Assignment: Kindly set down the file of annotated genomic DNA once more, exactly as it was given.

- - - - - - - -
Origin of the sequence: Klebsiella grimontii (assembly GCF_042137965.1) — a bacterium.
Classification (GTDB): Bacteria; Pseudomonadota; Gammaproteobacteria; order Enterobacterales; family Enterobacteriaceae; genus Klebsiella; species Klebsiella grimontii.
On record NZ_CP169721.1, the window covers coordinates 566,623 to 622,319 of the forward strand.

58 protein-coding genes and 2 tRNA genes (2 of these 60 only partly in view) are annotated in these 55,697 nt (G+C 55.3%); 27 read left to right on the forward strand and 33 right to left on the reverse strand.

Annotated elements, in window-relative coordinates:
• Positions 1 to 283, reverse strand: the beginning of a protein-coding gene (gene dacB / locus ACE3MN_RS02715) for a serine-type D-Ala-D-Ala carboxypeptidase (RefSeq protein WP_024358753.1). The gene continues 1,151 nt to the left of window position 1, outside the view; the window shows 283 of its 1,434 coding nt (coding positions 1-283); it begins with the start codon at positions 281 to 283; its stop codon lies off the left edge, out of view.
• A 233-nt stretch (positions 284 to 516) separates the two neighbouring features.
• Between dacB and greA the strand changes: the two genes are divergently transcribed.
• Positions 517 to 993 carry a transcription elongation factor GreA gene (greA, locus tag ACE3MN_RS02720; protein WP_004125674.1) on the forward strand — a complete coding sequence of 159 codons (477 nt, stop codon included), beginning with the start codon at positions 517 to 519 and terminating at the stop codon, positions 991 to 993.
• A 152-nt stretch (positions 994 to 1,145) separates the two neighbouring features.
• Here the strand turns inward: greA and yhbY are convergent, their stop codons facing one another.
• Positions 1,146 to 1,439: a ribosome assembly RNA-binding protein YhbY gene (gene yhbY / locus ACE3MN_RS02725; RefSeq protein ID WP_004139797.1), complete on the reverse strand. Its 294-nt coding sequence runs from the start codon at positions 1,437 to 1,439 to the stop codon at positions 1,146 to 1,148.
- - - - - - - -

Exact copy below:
Origin of the sequence: Klebsiella grimontii (assembly GCF_042137965.1) — a bacterium.
Classification (GTDB): Bacteria; Pseudomonadota; Gammaproteobacteria; order Enterobacterales; family Enterobacteriaceae; genus Klebsiella; species Klebsiella grimontii.
On record NZ_CP169721.1, the window covers coordinates 566,623 to 622,319 of the forward strand.

58 protein-coding genes and 2 tRNA genes (2 of these 60 only partly in view) are annotated in these 55,697 nt (G+C 55.3%); 27 read left to right on the forward strand and 33 right to left on the reverse strand.

Annotated elements, in window-relative coordinates:
• Positions 1 to 283, reverse strand: the beginning of a protein-coding gene (gene dacB / locus ACE3MN_RS02715) for a serine-type D-Ala-D-Ala carboxypeptidase (RefSeq protein WP_024358753.1). The gene continues 1,151 nt to the left of window position 1, outside the view; the window shows 283 of its 1,434 coding nt (coding positions 1-283); it begins with the start codon at positions 281 to 283; its stop codon lies off the left edge, out of view.
• A 233-nt stretch (positions 284 to 516) separates the two neighbouring features.
• Between dacB and greA the strand changes: the two genes are divergently transcribed.
• Positions 517 to 993 carry a transcription elongation factor GreA gene (greA, locus tag ACE3MN_RS02720; protein WP_004125674.1) on the forward strand — a complete coding sequence of 159 codons (477 nt, stop codon included), beginning with the start codon at positions 517 to 519 and terminating at the stop codon, positions 991 to 993.
• A 152-nt stretch (positions 994 to 1,145) separates the two neighbouring features.
• Here the strand turns inward: greA and yhbY are convergent, their stop codons facing one another.
• Positions 1,146 to 1,439: a ribosome assembly RNA-binding protein YhbY gene (gene yhbY / locus ACE3MN_RS02725; RefSeq protein ID WP_004139797.1), complete on the reverse strand. Its 294-nt coding sequence runs from the start codon at positions 1,437 to 1,439 to the stop codon at positions 1,146 to 1,148.